Have you noticed lately that everyone seems to be avoiding certain foods for one reason or another? Maybe it’s a food allergy or intolerance or perhaps just a dietary preference. Whatever the reason, avoiding certain foods can present challenges for both eating and cooking, but, as I have found, you can overcome them.
I am Jill (assistant to 100 Days of Real Food) and a little over 2 years ago, my husband started suffering from digestive problems following back surgery. After countless visits to doctors, including specialists, numerous medical tests and a weight loss of 40 pounds, we still had no answers. While his most severe symptoms had subsided, he was still not feeling well and was continuing to lose weight. Frustrated, we decided he should eliminate both gluten (despite him testing negative for celiac disease) and dairy (for which he had tested positive for a slight allergy although the doctors did not recommend avoiding it). It has been about 9 months now and his weight has stabilized and he is feeling pretty well overall. Even better news though is that his change in diet, although forced upon him, was really a gift. His diet of highly processed foods was finally catching up with him, even placing him at risk for elevated cholesterol (combined with a family history of high cholesterol and heart disease). Having to eliminate so much from his diet forced him to add in more whole foods, including fruits and vegetables. So, at the end of the day, while the initial change in diet was both difficult and frustrating at times, the long-term health benefits have been immeasurable.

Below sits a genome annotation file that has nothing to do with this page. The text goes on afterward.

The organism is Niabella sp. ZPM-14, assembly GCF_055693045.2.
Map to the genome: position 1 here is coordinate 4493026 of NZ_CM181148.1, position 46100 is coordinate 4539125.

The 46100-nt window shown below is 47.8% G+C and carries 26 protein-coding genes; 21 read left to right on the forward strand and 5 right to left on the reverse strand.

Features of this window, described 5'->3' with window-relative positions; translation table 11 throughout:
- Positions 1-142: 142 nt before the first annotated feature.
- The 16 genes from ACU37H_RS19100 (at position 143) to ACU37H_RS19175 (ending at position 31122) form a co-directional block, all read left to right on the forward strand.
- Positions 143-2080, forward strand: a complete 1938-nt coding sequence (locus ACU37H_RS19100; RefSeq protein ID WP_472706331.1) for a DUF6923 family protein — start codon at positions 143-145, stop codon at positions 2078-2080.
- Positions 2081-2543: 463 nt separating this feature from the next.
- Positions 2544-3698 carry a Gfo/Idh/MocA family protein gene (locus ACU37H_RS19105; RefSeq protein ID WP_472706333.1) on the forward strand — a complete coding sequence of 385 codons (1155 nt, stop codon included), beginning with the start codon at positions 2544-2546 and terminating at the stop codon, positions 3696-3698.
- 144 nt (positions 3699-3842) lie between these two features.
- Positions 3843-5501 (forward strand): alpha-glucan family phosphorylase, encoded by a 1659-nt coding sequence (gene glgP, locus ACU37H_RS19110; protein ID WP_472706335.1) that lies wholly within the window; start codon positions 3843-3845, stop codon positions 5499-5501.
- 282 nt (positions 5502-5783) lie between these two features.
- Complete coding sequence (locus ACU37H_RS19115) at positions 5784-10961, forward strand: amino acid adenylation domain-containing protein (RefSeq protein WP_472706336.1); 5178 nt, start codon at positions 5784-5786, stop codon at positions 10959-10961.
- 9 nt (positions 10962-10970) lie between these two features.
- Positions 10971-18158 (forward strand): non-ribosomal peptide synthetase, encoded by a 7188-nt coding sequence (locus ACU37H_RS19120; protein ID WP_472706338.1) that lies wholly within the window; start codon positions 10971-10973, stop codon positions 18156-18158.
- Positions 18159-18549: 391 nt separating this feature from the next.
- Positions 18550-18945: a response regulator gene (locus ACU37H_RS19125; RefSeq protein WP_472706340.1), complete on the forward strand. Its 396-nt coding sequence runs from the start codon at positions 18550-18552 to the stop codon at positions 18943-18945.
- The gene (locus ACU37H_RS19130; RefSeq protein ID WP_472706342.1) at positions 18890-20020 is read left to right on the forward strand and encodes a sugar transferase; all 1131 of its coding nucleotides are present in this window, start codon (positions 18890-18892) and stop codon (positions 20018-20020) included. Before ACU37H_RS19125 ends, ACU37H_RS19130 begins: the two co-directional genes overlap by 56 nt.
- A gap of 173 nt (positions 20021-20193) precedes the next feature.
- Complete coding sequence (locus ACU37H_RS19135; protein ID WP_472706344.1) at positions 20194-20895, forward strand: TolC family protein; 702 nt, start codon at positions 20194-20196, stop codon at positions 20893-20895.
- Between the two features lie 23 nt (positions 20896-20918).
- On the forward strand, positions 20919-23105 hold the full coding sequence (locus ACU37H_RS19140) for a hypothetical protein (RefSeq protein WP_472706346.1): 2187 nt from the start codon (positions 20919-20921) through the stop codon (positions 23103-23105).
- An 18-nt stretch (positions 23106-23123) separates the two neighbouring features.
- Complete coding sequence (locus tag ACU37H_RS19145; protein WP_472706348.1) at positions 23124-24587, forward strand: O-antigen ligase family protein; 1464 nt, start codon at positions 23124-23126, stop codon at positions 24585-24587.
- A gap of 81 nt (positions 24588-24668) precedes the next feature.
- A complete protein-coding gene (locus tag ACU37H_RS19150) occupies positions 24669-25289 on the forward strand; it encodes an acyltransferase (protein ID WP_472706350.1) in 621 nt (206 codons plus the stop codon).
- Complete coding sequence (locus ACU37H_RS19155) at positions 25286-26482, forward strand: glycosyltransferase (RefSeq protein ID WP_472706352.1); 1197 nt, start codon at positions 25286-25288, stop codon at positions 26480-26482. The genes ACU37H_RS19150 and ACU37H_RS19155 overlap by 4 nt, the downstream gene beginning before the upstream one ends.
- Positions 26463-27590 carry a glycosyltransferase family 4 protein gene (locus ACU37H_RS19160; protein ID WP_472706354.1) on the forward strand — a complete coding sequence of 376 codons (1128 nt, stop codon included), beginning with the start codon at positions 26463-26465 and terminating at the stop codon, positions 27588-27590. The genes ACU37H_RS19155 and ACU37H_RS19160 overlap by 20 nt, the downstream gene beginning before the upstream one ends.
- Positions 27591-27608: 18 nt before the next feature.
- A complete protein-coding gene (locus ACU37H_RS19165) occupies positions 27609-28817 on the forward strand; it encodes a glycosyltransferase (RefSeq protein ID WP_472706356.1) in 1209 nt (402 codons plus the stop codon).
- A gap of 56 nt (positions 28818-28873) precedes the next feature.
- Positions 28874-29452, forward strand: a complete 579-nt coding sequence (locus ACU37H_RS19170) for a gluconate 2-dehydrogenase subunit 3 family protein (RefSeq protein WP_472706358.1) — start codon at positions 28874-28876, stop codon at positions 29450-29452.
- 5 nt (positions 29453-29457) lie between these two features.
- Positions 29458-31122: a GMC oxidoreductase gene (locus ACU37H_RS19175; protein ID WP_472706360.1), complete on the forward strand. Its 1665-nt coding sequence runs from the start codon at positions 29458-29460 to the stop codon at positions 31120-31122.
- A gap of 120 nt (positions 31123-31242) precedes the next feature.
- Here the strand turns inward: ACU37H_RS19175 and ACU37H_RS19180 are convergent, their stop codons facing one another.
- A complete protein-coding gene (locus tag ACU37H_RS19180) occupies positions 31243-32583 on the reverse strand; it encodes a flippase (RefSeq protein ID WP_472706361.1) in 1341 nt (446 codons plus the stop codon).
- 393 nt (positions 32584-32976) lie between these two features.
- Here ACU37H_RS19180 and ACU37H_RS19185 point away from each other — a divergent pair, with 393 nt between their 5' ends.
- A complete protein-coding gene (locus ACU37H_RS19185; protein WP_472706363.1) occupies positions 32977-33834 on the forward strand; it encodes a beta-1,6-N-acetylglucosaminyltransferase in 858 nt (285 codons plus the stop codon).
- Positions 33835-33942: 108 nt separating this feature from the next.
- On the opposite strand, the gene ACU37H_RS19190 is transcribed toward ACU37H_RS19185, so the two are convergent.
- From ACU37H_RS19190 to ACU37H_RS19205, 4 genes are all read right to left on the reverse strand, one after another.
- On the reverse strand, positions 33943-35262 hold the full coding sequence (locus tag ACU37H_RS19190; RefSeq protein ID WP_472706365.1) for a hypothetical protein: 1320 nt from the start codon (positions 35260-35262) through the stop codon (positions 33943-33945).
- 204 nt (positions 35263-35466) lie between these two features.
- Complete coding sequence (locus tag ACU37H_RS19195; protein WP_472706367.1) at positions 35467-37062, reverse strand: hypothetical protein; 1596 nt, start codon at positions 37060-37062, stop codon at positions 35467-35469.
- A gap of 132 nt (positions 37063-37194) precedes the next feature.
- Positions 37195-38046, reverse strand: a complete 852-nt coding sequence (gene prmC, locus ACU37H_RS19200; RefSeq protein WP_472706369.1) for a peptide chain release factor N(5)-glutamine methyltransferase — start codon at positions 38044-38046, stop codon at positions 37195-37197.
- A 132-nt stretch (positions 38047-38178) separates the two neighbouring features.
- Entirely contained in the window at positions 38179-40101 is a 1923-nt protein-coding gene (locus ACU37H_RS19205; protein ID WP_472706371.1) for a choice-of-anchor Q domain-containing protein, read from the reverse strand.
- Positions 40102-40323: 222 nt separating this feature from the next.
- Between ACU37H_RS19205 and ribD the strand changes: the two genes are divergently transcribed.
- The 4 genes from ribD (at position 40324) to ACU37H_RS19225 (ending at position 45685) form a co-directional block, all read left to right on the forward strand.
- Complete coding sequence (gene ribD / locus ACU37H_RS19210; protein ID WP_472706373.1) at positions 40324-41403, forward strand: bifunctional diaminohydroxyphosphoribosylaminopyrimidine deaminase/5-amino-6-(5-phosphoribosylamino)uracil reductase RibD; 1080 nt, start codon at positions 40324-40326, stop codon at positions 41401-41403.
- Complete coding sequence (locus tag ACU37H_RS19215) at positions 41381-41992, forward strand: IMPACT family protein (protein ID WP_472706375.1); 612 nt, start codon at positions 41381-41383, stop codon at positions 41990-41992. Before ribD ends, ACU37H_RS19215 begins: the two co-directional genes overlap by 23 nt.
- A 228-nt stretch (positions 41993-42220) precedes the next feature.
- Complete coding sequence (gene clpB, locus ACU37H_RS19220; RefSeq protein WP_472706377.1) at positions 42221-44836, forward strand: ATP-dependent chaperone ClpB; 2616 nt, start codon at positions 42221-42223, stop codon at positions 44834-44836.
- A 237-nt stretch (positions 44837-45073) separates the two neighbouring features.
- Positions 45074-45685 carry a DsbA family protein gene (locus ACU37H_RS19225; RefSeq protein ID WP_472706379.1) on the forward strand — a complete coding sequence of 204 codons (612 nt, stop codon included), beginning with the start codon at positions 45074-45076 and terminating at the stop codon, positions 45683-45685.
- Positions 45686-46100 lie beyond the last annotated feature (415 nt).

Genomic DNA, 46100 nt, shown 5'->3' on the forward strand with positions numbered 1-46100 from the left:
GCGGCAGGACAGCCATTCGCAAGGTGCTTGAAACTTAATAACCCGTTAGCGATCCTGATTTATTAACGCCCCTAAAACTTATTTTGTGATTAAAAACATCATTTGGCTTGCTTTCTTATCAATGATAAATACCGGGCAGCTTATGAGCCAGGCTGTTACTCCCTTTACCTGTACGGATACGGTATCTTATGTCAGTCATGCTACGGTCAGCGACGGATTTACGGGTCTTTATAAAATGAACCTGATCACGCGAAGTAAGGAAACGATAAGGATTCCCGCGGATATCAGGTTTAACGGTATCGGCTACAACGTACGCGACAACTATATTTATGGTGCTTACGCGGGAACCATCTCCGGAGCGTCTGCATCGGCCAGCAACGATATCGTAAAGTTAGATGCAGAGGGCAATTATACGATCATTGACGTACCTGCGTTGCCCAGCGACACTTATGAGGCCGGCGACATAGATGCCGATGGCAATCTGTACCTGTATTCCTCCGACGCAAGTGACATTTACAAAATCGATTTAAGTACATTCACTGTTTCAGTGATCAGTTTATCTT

We still do not have a definitive answer as to whether gluten or dairy was the cause of his illness, and the only way to tell for certain would be to add it back to his diet and see what happens. Right now we are not willing to do that as we are enjoying his improved health for this period of time, but we may eventually consider it just to know for sure.
Where Do I Start?
This was my biggest question and the one that caused me the most angst. Once I got started though, it became easier and almost second nature to cook within the parameters of these new food omissions. So, for starters, let’s focus on gluten first. Over the next few months, I plan to post more on food allergies and intolerances, specifically gluten and dairy, so please stay tuned.
Naturally Gluten Free Foods
So the big question I get from family and friends is “what can he eat?”. Here is a list of some more common naturally occurring gluten free foods.
- Fresh fruit – all kinds
- Fresh vegetables – all kinds
- Whole Grains
- Oats (use certified gluten free to avoid cross-contamination)
- Brown rice
- Wild Rice
The bigger issue is with the food preparation. For example, many marinades, dressings, sauces and other condiments contain wheat. For this reason, I now make all of my own marinades, dressings and sauces, not to mention that making them myself ensures that they are free of added sugar and preservatives. Additionally, there is the issue of cross contamination during food preparation with foods containing gluten.
What About the Rest of Your Family?